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« Question: Attorney Seeking Opportunities to Work From Home | Main | Success Story: Nathan Sawaya: Lawyer Turned Master Lego Builder »

The ROI From Work Life Balance Programs

ComputerworldA superb article reviewing the ROI from work life balance programs recently appeared in Computerworld. Entitled Work Life Balance: What's It Worth?, the article is directed at IT firms, but shares a message equally pertinent to the legal industry: don't overlook the business case for work life balance benefits such as flexible work schedules, telecommuting, and job sharing.

The article starts with the story of a talented, young programmer who approached his supervisor, Mary Finlay, CIO of Partners HealthCare System Inc. in Boston, with an unusual request: after just a year on the job, he wanted to work a "compressed" workweek - four 10-hour days. Why? So he could have every Friday off, which would allow him to play Thursday night gigs with his rock band without worrying about the next day's work. Finlay said yes. "He was smart and talented, and we wanted to keep him," she explains. Ten years later, the programmer/musician is still with the company. One could easily envision a similar scenario unfolding at a law firm involving a young lawyer and a partner - but would the average law firm partner okay the arrangement?

The article observes that calculations like Finlay's are gaining broader acceptance as more employers find that flexible working arrangements pay dividends in the form of improved retention rates, increased employee morale and productivity, and a more committed, loyal workforce.  Additionally, given that it costs, on average, 150% of a departed employee’s salary to find a replacement (including advertising the position, time spent reviewing resumes and interviewing candidates, and training a new hire, but excluding the new employee's salary), accommodating the personal needs of a valued employee makes economic sense.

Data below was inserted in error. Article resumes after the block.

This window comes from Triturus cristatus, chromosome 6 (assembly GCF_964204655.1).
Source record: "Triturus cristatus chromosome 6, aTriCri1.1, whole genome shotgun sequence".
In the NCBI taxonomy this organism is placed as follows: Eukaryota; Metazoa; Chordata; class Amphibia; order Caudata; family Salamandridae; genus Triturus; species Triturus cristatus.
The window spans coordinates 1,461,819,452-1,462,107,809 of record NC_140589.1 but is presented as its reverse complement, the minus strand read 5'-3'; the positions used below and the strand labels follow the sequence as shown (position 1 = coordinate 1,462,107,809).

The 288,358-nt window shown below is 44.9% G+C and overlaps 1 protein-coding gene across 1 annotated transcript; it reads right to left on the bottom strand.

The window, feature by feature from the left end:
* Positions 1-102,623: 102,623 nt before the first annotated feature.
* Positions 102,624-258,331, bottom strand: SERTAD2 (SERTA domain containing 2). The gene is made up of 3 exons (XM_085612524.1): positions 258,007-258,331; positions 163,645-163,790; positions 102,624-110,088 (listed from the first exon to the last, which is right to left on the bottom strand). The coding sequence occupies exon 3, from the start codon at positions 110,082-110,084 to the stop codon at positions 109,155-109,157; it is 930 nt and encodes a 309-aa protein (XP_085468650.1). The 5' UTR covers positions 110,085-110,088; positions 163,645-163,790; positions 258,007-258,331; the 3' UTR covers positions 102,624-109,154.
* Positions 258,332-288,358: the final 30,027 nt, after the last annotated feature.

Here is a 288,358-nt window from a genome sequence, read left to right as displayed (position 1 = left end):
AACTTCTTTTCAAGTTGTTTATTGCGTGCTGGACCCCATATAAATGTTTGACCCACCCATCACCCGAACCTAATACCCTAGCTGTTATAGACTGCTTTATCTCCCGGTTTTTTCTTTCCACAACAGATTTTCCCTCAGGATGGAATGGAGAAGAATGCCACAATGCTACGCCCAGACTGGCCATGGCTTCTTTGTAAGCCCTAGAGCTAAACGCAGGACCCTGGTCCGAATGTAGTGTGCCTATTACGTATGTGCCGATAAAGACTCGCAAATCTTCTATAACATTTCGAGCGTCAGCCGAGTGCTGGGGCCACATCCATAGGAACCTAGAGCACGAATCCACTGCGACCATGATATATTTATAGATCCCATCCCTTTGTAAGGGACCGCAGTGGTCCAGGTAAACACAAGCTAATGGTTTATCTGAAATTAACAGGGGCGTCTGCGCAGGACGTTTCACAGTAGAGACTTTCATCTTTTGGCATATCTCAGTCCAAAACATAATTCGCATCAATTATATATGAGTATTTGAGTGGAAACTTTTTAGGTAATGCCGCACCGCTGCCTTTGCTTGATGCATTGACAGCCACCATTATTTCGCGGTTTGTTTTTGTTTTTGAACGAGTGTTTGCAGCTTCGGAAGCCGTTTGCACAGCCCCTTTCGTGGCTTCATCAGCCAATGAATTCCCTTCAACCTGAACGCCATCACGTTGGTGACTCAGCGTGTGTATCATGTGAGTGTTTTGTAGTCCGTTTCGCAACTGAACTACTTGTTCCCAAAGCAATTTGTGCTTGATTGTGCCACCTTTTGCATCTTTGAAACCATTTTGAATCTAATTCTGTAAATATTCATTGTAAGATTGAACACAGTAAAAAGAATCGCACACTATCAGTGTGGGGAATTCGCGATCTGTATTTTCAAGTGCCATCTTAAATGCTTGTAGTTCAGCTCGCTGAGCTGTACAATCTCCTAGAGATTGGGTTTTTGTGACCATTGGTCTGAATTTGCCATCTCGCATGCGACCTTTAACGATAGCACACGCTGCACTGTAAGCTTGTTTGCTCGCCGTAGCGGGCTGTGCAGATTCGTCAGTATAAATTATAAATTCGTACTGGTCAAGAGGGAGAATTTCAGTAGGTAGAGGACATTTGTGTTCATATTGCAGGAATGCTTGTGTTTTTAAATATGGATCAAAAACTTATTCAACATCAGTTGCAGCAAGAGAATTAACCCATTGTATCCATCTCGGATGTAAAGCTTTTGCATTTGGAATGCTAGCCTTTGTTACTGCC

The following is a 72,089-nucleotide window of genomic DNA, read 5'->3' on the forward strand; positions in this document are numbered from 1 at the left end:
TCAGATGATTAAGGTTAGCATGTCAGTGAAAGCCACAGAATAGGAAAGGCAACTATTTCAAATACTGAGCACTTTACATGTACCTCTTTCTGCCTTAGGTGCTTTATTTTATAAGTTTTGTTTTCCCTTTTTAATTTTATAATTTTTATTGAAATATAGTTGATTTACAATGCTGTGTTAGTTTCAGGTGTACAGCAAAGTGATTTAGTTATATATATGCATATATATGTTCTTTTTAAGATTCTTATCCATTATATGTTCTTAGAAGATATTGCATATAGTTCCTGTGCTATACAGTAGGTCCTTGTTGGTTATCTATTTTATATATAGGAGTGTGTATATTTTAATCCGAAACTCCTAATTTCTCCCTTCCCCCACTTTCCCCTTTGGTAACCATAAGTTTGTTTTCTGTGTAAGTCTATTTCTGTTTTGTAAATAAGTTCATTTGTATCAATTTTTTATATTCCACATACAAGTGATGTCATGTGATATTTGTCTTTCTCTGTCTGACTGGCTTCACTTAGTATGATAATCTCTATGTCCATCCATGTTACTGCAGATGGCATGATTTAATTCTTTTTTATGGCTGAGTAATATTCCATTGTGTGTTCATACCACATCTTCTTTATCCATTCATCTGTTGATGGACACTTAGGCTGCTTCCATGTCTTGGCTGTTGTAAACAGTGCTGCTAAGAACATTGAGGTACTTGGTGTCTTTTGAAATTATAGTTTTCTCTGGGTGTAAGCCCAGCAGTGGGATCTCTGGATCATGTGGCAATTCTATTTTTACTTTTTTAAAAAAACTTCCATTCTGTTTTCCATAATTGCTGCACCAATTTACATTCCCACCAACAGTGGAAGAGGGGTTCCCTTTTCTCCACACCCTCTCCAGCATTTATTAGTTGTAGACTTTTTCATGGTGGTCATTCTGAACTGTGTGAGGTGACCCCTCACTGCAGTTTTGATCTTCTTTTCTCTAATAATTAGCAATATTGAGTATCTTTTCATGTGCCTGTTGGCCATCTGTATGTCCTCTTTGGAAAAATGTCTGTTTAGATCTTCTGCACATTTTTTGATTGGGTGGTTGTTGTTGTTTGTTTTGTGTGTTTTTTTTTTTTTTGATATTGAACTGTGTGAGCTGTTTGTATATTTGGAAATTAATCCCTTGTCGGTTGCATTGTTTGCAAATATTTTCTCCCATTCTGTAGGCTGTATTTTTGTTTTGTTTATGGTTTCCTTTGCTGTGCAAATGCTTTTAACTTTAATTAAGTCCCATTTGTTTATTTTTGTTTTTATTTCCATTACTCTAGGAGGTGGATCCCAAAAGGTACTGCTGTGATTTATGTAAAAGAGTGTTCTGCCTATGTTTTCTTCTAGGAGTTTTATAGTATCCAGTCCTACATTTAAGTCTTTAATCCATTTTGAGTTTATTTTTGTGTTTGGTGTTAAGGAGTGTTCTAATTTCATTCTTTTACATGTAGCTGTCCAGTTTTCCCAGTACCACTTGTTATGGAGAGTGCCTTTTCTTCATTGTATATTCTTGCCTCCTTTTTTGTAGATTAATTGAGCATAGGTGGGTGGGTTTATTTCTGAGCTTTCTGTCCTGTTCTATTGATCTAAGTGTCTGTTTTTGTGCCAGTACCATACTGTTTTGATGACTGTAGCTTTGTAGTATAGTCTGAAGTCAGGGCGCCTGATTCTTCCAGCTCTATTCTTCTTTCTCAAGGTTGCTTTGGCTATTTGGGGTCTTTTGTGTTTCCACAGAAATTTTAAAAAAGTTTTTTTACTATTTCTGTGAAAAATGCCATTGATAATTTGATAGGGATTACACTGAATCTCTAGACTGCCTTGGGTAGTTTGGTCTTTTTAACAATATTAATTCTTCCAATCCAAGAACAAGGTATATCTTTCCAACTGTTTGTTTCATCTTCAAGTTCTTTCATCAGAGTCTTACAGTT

Another believer in flexible working arrangements cited in the article is Barbara Wankoff, national director of workplace solutions at KPMG LLP -- a large professional services provider analogous to a large law firm. KPMG offers flextime schedules and telecommuting options to its employees - "study after study shows that it is extremely cost-effective and very good business to provide flexibility to your employees," says Wankoff.

We encourage lawyers at firms experiencing retention issues to read the article and bring it to the attention of their firm's management. The more that law firm partners understand the business case for work life options, the more likely those options are to be implemented.

P.S. - see here, in the online version of the Boston Herald, for another recent article plugging the positive ROI from work life balance programs.

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